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Two COVID-19 deaths in B.C., outbreak over at Mission prison

Citynews 1130 Vancouver

Last Updated May 29, 2020 at 6:26 am PDT

FILE - Provincial Health Officer Dr. Bonnie Henry. (Courtesy B.C. Government)

Both deaths happened in the Fraser Health Authority, where an outbreak at a long-term care home was reported Thursday

Dr. Bonnie Henry announced nine new cases of the virus, bringing the total in B.C. to 2,558

B.C.'s top doctor expects further restrictions to be lifted by mid-June

VICTORIA (NEWS 1130) — One of the largest outbreaks in B.C., at the federal prison in Mission, was declared over Thursday, when the province announced two more deaths at long-term care homes.

Both people who died were in the Fraser Health Authority, where an outbreak at Nicola Lodge, a long-term care home in Port Coquitlam, was reported earlier in the day.

B.C. has 16 active outbreaks at care facilities.

“The outbreak at the Mission federal correctional facility has now been declared over, as of yesterday, which means we have no new cases for two incubation periods,” Provincial Health Officer Dr. Bonnie Henry said.

She added the Mission prison outbreak, which included 120 positive cases and one death, was one of the largest in the province, while commending the efforts to get it under control.

Henry also announced nine new cases of the virus, bringing the total in B.C. to 2,558, of which 241 remain active.

The number of people in hospital dropped by four to 33, including six in intensive care, a decline of one.

The recovery rate in B.C. remains at 84 per cent.

Changes to restrictions

Henry revised her order prohibiting the sale of merchandise at farmers’ markets in the province. They can now sell non-food items, while eating at tables is also allowed in small numbers, spaced apart, similar to restaurants.

“I think that’s an important thing, as well, because we know how important it is to have these community places where we can buy fresh food, and where we can have access to some of the local crafts and arts,” she said.

Regarding other restrictions, Henry said she expects those in the third phase of the province’s restart plan to begin to be lifted by mid-June.

“We know the incubation period is two weeks, so we are watching very carefully now because, as things are opening up, we may start to see cases increase. If we can do that in a slow and measured way, then by the middle of June we should absolutely be able to move out a little bit more,” she added.


“But I’m very hopeful. I would look forward to going to Whistler myself, or to one of the Gulf Islands, once we get to that place.”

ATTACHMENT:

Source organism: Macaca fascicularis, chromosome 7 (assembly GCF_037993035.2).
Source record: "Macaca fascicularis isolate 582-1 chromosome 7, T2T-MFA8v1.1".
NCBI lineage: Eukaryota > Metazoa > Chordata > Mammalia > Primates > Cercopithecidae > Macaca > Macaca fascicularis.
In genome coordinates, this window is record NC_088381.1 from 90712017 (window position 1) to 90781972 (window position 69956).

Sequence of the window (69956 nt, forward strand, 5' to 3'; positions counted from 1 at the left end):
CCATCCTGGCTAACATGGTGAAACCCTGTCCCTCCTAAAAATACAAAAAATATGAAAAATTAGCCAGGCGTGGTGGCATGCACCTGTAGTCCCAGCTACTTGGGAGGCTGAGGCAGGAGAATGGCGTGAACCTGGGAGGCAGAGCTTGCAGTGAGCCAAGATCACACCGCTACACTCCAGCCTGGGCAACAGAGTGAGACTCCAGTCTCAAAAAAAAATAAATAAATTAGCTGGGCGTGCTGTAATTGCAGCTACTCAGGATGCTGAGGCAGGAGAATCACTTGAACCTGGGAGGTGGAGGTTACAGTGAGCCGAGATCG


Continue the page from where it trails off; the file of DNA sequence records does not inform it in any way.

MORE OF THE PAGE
Henry reiterated restrictions on the number of people who can gather in one place — no more than 50 — will remain.

Location of casesĀ 

Regarding geographic locations, she said she is looking at ways to share more COVID-19 data specific to postal codes or neighborhoods.

“The challenge that we face, and it’s a challenge that I talk to with my colleagues in Toronto, even very recently, is you look at the heat map and it’s based on numbers and it doesn’t tell you a story that you need to know to understand this,” she added.

“What the convention in public health is that we label cases by where they live. So it doesn’t tell you where they might have been exposed, it doesn’t tell you what community the risk was in. So those are the challenges that we face.”

She said such data in Ontario has shown that some lower-income or more ethnically diverse neighborhoods seem to have people who are more affected by the virus than others.

“And that type of data is what we are trying to look at here B.C., as well. We do find the challenge that we actually have few cases in many parts of the province. So again, it becomes identifiable information quite quickly.”

Care homes

Meanwhile, Health Minister Adrian Dix said 497 of 533 care facilities in B.C. have completed single-site plans for workers.

Of the 164 deaths from COVID-19 in B.C., 93 — or 57 per cent — were people in care homes.

Of the latter, 22 have happened at Langley Lodge.

Dix said many long-term care homes in B.C. are older facilities that need to be rebuilt, while conditions overall need to be improved.

“So we are delighted, of course, that other levels of government — the federal government — are interested in this and we’re going to focus on continuing to improve access in the system, including the need to rebuild long-term care facilities that are older in B.C. to modern standards,” he added.

“That’s what should be important right now.”